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What is Cardiac Amyloidosis?

By Jacquelyn Gilchrist
Updated May 17, 2024
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Cardiac amyloidosis (CA) is an uncommon, but potentially deadly, heart condition. Also called “stiff heart syndrome,” this is a disorder in which abnormal proteins, called amyloids, accumulate in the tissues of the heart. As these protein deposits build up over time, the heart tissue deteriorates, which can cause heart failure if the condition is not treated. It may also cause arrhythmias, because the amyloids disrupt the heart's electrical signals.

This condition tends to affect more men than women, particularly those over the age of 40. While some patients may not notice any symptoms at all, others experience fatigue and reduced stamina, as well as swelling of the legs and frequent nighttime urination. Shortness of breath may occur, particularly with activity, and patients may have difficulty breathing normally while they are lying down. Heart palpitations can also occur, which are rapid or skipped heartbeats.

A doctor may suspect cardiac amyloidosis during a physical examination that reveals hypotension, or low blood pressure, particularly when the patient stands up. Neck veins may also be enlarged. The doctor may hear a heart murmur or unusual sounds in the lungs. If cardiac amyloidosis is suspected, a number of tests may be ordered for a diagnosis. These can include an echocardiogram, a nuclear heart scan, and imaging tests, as well as a tissue biopsy.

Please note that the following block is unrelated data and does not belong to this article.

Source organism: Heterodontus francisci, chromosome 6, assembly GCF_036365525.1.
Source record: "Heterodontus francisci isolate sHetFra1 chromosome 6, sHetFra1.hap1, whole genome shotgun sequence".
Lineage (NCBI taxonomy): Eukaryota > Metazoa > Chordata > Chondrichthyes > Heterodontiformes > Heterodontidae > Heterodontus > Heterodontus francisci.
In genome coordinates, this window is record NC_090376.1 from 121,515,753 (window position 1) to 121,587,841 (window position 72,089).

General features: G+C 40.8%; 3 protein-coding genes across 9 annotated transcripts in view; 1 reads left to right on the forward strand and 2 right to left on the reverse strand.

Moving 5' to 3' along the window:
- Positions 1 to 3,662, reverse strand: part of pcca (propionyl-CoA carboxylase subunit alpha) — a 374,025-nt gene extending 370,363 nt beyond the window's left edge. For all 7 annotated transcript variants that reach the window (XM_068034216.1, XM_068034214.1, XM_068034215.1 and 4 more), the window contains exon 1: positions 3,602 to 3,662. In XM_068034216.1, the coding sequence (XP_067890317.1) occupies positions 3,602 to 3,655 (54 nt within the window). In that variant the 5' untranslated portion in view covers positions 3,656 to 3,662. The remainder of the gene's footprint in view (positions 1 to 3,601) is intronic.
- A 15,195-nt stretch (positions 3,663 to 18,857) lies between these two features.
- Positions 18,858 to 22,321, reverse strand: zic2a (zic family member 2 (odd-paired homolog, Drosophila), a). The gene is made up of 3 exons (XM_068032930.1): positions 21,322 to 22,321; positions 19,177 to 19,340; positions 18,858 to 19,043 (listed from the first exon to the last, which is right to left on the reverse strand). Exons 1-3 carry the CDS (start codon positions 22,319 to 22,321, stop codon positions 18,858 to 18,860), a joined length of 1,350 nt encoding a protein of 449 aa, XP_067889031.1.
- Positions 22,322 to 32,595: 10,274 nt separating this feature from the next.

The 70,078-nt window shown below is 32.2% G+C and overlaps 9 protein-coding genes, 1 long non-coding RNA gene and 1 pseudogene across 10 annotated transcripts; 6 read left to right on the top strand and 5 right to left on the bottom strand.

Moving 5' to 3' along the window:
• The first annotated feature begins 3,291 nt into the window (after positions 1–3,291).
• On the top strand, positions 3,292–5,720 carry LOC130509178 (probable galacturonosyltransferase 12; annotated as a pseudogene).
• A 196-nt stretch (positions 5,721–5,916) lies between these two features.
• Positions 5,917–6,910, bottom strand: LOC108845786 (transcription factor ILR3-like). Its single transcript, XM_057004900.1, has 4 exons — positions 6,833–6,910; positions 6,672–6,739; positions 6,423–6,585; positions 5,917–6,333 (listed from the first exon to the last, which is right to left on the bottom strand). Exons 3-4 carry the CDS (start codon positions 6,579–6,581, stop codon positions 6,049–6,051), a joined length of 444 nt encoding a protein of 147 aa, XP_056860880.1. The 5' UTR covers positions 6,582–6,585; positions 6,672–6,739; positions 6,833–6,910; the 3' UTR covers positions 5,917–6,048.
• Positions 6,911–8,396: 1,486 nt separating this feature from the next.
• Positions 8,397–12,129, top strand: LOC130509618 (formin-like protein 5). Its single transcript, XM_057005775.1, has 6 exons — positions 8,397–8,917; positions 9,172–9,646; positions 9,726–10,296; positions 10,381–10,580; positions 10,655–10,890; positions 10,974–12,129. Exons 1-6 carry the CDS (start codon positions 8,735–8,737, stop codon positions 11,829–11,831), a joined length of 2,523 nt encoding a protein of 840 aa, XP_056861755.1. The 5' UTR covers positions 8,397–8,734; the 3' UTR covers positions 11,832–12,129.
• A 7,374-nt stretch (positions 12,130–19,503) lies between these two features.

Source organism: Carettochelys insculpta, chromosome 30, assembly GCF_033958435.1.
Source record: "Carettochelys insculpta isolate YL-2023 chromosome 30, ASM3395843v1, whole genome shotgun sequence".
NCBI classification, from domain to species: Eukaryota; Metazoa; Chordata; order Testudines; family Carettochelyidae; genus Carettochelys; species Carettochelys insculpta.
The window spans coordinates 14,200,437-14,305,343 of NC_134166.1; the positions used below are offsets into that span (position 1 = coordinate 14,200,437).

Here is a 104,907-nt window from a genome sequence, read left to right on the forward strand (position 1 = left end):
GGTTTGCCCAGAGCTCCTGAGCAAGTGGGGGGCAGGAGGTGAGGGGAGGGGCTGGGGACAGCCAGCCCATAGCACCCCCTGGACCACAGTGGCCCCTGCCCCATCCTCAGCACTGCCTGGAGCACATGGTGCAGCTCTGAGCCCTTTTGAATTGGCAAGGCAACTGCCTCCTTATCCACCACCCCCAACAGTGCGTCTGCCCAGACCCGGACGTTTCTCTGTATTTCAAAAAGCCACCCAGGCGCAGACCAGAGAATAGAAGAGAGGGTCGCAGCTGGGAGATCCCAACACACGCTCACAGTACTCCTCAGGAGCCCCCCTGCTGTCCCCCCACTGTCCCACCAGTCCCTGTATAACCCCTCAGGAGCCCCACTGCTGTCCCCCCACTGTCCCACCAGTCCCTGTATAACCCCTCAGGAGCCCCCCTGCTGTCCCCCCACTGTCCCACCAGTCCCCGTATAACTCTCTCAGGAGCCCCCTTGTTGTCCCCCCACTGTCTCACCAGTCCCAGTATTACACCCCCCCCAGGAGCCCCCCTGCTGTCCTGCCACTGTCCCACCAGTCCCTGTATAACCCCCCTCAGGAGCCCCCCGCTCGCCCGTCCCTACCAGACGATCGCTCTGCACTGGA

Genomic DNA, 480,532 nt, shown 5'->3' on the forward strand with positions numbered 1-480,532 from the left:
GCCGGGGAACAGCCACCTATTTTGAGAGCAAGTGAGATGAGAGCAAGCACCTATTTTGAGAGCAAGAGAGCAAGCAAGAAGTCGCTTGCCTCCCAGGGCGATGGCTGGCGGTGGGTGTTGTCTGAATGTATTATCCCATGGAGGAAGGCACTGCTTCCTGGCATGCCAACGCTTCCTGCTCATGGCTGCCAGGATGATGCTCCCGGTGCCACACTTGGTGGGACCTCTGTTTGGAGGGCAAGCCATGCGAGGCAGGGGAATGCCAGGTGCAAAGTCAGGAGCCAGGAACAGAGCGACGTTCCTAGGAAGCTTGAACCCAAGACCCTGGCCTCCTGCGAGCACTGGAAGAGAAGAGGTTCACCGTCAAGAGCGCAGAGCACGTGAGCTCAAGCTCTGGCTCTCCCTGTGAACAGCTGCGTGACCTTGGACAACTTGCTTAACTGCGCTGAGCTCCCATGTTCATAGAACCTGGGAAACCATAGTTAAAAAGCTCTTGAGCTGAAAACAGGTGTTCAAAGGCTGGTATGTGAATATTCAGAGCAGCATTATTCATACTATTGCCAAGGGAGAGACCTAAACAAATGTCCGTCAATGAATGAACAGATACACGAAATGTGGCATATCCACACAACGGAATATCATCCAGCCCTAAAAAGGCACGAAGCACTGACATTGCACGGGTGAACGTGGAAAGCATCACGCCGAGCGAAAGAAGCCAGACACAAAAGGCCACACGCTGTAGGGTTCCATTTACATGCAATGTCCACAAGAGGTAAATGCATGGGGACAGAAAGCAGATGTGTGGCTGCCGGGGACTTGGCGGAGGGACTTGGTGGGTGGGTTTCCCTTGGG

Patients who are diagnosed with cardiac amyloidosis must taken action immediately to enlist a specialist, as the prognosis is almost always grim. Since this condition is rare, seeing a specialist with a great deal of experience treating this disorder is highly recommended. The doctor will likely prescribe drugs for immediate management of cardiac amyloidosis, such as beta blockers, digoxin, and calcium channel blockers. Diuretics, or water pills, can help get rid of extra fluid. Patients may also take anti-inflammatory medications, such as prednisone.

The doctor may also recommend chemotherapy medications. Those who have disturbed electrical signals may need a pacemaker. An implantable cardioverter-defibrillator is also an option. Some patients may be candidates for heart transplant surgery. In addition to these treatment options, the doctor may recommend psychological counseling for patients coping with this diagnosis.

Cardiac amyloidosis may also cause other medical problems. Patients should be aware that potential complications can include atrial fibrillation, heart failure, and excessive fluid in the abdomen. A heart rhythm disorder and arrhythmias may occur. Often, patients experience heightened side effects from the medications, which can include dizziness and low blood pressure.

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